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International Prize for biology

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Recipient

The Committee on the International Prize for Biology of Japan Society for the
Promotion of Science awards
the 2012 International Prize for Biology in the field of " Neurobiology "
to
Dr. Joseph Altman
Professor Emeritus,

Purdue University, USA

  On Friday, September 7, 2012, the Committee on the International Prize for Biology (chaired by Dr. Takashi Sugimura, Secretary General, The Japan Academy) of Japan Society for the Promotion of Science decided to present the 28th (2012) International Prize for Biology to Dr. Joseph Altman, Professor Emeritus , USA.
The field of specialization for the 28th Prize is " Neurobiology ".

Dr. Eric Harris Davidson
 
 

Process of Selection

  The Selection Committee, established by the Committee on the International Prize for Biology and chaired by Noriyuki Satoh, Professor, Okinawa Institute of Science and Technology, distributed a total of 1,157 recommendation forms to Japanese and foreign universities, research centers, academic associations, individual researchers, and international academic organizations involved in the subject field of biology, and received a total of 55 recommendations in response. As some of these recommendations named the same individuals, the actual number of individuals recommended was 52, from 17 countries. The Selection Committee met a total of four times and very carefully reviewed all the candidates. Ultimately, the Committee decided to recommend Dr. Joseph Altman as the recipient of the 28th International Prize for Biology.

 

Achievements Recognized by the Award

  Dr. Altman proved that neurons continue to be generated in certain areas of the adult mammalian brain. In particular, he discovered persistent neurogenesis in the dentate gyrus of the hippocampus, a center for spatial perception, memory, and learning, and he predicted that this was involved in regulation of brain functions. Dr. Altman’s discoveries were reaffirmed thirty years later and are considered to have laid the foundations for the now rapidly developing research fields of adult neurogenesis and its clinical applications.


  Until the second half of the twentieth century, it was believed that there were no neuron-generating stem cells in the adult mammalian brain, and that, once constructed, neural circuits could not be repaired after injury. In the 1960s Dr. Altman showed clearly, by labeling dividing cells with radioactive tracers and performing meticulous anatomical analyses, that neural progenitor cells capable of dividing did exist in the brains of adult rats and that neurogenesis persisted in some regions, including the dentate gyrus of the hippocampus and the lateral ventricles. Further, he investigated the effects of ablating newborn neurons by X-irradiation, thereby demonstrating their importance in the expression of higher brain functions such as learning. For many years the significance of these revolutionary findings was not fully appreciated, but in the 1990s the phenomenon of adult neurogenesis was rediscovered in many mammals, including humans, and the validity of Dr. Altman’s research became clear. He has published many superb books, including atlases of brain development.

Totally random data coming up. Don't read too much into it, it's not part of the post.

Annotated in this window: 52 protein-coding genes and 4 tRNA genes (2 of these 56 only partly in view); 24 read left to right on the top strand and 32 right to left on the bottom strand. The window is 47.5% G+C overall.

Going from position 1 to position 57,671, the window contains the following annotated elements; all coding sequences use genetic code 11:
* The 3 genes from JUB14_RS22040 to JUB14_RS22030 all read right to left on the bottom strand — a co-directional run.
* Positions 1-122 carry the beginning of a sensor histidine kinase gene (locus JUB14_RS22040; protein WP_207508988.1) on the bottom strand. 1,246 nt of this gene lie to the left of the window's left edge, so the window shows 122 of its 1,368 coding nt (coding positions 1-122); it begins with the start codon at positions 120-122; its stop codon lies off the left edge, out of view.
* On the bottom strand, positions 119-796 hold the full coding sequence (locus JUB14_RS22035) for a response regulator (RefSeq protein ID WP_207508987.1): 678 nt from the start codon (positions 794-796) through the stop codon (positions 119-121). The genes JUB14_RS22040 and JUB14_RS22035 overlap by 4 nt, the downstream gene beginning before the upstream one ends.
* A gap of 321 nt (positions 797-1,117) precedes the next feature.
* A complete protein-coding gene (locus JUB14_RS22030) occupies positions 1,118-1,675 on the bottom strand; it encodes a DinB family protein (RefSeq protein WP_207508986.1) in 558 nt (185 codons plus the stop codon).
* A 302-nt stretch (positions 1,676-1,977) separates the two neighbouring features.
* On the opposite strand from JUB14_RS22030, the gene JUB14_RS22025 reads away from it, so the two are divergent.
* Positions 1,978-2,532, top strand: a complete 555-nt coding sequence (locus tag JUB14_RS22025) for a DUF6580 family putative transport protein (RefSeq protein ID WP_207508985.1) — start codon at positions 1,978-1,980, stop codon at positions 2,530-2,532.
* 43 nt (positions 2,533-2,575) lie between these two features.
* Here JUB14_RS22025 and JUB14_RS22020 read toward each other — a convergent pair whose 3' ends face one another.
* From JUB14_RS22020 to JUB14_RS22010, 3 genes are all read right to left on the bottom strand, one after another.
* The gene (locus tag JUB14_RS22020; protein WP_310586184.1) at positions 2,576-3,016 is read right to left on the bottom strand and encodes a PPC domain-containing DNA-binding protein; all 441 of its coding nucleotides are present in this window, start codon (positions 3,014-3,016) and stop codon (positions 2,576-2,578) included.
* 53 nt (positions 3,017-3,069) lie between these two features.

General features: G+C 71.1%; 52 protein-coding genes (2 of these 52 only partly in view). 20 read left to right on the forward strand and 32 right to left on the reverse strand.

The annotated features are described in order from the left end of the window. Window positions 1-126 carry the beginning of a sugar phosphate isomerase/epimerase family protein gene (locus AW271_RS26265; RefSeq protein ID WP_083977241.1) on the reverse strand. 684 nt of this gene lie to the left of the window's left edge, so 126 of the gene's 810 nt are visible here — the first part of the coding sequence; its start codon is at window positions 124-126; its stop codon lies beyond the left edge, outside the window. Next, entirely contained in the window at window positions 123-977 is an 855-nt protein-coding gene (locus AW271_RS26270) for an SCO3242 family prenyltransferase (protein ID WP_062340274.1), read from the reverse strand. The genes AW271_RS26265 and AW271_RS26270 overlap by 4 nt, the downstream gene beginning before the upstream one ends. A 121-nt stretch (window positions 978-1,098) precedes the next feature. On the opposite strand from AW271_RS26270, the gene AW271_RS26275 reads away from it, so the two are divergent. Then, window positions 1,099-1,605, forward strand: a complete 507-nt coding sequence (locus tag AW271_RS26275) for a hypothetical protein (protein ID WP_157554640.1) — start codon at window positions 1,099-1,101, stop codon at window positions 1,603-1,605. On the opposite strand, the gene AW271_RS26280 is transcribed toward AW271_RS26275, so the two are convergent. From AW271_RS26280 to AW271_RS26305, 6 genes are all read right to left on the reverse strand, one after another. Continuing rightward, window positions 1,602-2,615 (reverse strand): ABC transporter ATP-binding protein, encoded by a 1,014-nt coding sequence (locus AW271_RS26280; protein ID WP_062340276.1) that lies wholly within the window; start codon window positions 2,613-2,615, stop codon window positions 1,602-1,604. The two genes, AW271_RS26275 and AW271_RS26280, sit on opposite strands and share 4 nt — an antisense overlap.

Today, the study of adult neurogenesis is seeing explosive growth, and topics such as its relationship with neuropsychiatric disorders and its physiological significance in the expression of higher brain functions are popular research subjects. Clinical applications are also anticipated in the area of regenerative therapy for brain damage and disease. Dr. Altman’s distinguished work has created a field of neuroscience and contributed greatly to its advancement.

 

 

DATE OF BIRTH :  October 7, 1925
NATIONALITY :  United States of America
PRESENT POSITION :  Professor Emeritus, Purdue University, USA
 

HONORS AND AWARDS

1959   Ph.D. New York University
1960 Postdoctoral Fellow, College of Physicians and Surgeons, Columbia University
1961 Assistant Professor, New York University
1962-1968 Associate Professor, Massachusetts Institute of Technology
1968-1995 Professor, Purdue University
1995-present Professor Emeritus, Purdue University

 

Research Acheivements

  In many tissues of living organisms, such as the bone marrow, skin, and gastrointestinal epithelium, cells continue to divide and differentiate and are constantly replaced throughout life. With regard to the brain, the father of neuroanatomy, Santiago Ramón y Cajal, established the dogma that stem cells did not exist in its tissues and that neural circuits, once constructed, would not be regenerated after injury, and this was believed implicitly for over fifty years. Dr. Altman overturned this dogma when he discovered that neural progenitor cells capable of dividing do exist in certain regions of the brains of adult mammals and demonstrated the occurrence of persistent neurogenesis.